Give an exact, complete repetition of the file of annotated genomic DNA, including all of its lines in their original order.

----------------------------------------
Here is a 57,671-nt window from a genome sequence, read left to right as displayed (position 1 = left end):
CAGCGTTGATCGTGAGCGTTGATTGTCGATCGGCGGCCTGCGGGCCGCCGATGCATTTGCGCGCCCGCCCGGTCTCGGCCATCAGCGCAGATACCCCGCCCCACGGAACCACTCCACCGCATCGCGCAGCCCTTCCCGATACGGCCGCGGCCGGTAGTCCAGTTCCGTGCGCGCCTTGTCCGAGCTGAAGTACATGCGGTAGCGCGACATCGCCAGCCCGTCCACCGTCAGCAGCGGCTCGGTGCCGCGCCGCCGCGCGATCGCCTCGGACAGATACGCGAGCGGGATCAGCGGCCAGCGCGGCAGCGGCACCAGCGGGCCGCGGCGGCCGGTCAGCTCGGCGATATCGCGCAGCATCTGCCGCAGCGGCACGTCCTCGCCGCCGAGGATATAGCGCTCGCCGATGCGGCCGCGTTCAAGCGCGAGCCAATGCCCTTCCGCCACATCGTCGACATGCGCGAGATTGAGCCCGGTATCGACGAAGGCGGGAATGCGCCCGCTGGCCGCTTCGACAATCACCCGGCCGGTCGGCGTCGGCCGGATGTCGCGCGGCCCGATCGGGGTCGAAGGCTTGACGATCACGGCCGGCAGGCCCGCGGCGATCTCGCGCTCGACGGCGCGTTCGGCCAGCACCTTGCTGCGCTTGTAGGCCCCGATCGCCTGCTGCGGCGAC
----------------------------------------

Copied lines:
Here is a 57,671-nt window from a genome sequence, read left to right as displayed (position 1 = left end):
CAGCGTTGATCGTGAGCGTTGATTGTCGATCGGCGGCCTGCGGGCCGCCGATGCATTTGCGCGCCCGCCCGGTCTCGGCCATCAGCGCAGATACCCCGCCCCACGGAACCACTCCACCGCATCGCGCAGCCCTTCCCGATACGGCCGCGGCCGGTAGTCCAGTTCCGTGCGCGCCTTGTCCGAGCTGAAGTACATGCGGTAGCGCGACATCGCCAGCCCGTCCACCGTCAGCAGCGGCTCGGTGCCGCGCCGCCGCGCGATCGCCTCGGACAGATACGCGAGCGGGATCAGCGGCCAGCGCGGCAGCGGCACCAGCGGGCCGCGGCGGCCGGTCAGCTCGGCGATATCGCGCAGCATCTGCCGCAGCGGCACGTCCTCGCCGCCGAGGATATAGCGCTCGCCGATGCGGCCGCGTTCAAGCGCGAGCCAATGCCCTTCCGCCACATCGTCGACATGCGCGAGATTGAGCCCGGTATCGACGAAGGCGGGAATGCGCCCGCTGGCCGCTTCGACAATCACCCGGCCGGTCGGCGTCGGCCGGATGTCGCGCGGCCCGATCGGGGTCGAAGGCTTGACGATCACGGCCGGCAGGCCCGCGGCGATCTCGCGCTCGACGGCGCGTTCGGCCAGCACCTTGCTGCGCTTGTAGGCCCCGATCGCCTGCTGCGGCGAC